Fostering Gratitude in A Season of Giving

Fostering Gratitude in A Season of Giving


Children’s Home

Kids can be self-centered. It’s normal for them to think first about themselves, despite all of our efforts to help them be more empathetic or appreciative1.

The good news, though, is that we can help them broaden their perspectives and see beyond themselves. We can help them think about others, and help them approach life with an attitude of gratitude.

Here are a few suggestions for fostering thankfulness in your kids even after Thanksgiving is over:

  • Teach Gratitude by Setting an Example. If we realize that the things that make life hard on us (like mounds of laundry) are frequently the fallout from our blessings (having loved ones to care for), it’s easier to feel grateful and to share it with our kids. We can transform our grumbles into thanks by saying things like, “Yes, we do need to clean up the house, but aren’t we lucky to have a house to keep us safe and warm?”
  • Reward Thankfulness. When they say “Thanks, Mom!” stop what you’re doing, get eye-level with them, give them a hug, and tell them how much you appreciate their appreciation.
  • Give them a Reality Check. We don’t necessarily want to traumatize our kids by making them watch videos of babies from the Third World starving to death, but we can challenge their assumptions about the things they take for granted. Simple comments can teach our children that they have much more than many others.
  • Help Them Give to Others. Give them the opportunity to give to others and make someone else happy and grateful. Help them choose and support a cause that they feel is important, like donating a food-producing animal to a family, making blankets for foster children, or protecting wildlife. Also, tell them about the things you do to help others. Many parents give charitably in many ways but don’t tell their kids about it.
  • Create Rituals for Giving Thanks. Your family may already participate in certain holiday rituals at Thanksgiving each year, like having everyone say what they are thankful for. Or some families have everyone write down what they’re thankful for on a paper leaf and save them year after year with the person’s name and year written on it.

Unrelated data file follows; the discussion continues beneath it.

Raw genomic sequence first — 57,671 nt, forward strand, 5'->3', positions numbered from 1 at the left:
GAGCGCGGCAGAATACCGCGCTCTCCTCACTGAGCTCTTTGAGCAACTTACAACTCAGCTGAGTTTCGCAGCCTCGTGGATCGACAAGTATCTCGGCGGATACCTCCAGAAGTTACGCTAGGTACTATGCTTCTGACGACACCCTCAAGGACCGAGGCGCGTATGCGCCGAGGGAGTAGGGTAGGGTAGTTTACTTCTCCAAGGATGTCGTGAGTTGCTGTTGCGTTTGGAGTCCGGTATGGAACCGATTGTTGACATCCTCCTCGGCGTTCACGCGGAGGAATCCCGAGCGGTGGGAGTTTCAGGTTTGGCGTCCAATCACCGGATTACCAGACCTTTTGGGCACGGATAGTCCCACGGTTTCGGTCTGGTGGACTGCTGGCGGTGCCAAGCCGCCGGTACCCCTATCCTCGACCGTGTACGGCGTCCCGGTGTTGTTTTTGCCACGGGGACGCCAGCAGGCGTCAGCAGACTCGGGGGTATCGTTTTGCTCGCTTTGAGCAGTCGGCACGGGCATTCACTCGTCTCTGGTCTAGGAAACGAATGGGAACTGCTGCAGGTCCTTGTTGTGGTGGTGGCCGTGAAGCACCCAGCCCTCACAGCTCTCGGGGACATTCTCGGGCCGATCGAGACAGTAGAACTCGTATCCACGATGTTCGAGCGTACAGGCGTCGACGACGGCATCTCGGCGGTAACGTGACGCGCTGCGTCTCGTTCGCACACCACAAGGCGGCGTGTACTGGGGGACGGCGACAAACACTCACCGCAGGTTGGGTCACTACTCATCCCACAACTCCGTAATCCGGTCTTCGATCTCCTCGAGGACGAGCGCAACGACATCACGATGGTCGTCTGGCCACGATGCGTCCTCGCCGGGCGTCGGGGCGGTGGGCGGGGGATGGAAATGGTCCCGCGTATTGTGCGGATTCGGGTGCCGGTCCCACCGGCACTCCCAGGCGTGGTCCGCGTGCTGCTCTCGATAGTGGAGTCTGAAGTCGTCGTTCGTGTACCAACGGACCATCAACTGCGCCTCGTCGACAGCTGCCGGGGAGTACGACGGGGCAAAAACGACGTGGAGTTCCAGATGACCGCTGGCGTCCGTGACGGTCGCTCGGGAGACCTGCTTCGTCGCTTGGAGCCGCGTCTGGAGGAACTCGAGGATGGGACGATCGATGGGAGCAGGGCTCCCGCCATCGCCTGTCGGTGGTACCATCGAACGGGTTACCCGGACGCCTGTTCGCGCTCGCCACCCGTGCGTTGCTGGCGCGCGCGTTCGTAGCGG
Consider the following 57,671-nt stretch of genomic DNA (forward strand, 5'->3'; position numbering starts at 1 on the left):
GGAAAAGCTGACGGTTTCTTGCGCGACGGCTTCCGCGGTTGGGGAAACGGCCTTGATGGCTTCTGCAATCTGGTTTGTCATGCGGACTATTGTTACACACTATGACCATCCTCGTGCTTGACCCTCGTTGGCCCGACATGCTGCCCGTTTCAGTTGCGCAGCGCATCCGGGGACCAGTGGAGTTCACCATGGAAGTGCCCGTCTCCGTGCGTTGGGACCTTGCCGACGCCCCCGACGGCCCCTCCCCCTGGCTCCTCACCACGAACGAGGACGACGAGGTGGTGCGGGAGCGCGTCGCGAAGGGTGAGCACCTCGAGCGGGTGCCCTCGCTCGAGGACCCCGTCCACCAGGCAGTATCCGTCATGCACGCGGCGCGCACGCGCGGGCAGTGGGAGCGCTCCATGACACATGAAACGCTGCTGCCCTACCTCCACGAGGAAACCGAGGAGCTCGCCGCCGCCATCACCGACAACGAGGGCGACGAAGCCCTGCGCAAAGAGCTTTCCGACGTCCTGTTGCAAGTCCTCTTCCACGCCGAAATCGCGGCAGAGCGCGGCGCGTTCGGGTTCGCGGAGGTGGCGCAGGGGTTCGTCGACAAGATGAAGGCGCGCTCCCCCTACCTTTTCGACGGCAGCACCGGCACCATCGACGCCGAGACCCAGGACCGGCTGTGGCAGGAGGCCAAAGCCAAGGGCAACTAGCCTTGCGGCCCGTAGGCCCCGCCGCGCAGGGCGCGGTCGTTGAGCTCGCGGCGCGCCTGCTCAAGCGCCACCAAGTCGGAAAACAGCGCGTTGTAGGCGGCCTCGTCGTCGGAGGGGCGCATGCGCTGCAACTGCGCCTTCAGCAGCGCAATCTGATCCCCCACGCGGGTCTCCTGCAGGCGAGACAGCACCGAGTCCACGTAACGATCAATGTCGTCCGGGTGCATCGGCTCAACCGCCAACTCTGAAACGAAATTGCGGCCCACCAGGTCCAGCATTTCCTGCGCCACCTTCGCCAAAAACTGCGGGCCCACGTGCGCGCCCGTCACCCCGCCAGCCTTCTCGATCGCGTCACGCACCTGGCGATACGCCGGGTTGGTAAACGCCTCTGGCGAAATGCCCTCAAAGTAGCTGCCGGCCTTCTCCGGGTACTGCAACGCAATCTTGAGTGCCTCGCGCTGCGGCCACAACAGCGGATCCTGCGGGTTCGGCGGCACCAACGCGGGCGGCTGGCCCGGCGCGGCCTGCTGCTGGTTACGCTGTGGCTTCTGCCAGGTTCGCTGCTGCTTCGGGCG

By focusing on all that you and your kids have to be grateful for, you can use everyday moments to make gratitude and thankfulness a part of your family’s daily life. Simple comments like “Isn’t it a beautiful day?” or “Aren’t we lucky to have each other in our family?” will help foster in your children an awareness of how much they have to be thankful for.

The holidays are once again drawing near. As you look forward to holiday gift giving, perhaps you would consider a gift to the Children’s Home. If a gift is made to honor a loved one, we will be happy to send a card to that person acknowledging the gift on their behalf.

You may also want to consider fulfilling a child’s wish list. We have individual lists available, or you may choose from the “most requested items” list, found at

We Would Appreciate All Gifts Unwrapped And Received By MONDAY, DECEMBER 6. Our Ratio Of Children Is 2/3 Boys To 1/3 Girls. Our Ages Range From 5 to 21, The Majority Being 10 To 17 Years Of Age. Items Containing Parental Guidance Warnings Are Discouraged. CD’s Should Be Edited Versions. No Used Items Or Food Products. Click here to view this year's wish list>>

For more information on the Children’s Home, call 800-772-6904, ext. 13,1 or visit our Web site at Campus tours are available. Please feel free to send donations directly, or use the New York Annual Conference advance number, 60-0588.


[1] Tina Payne Bryson, Ph.D. at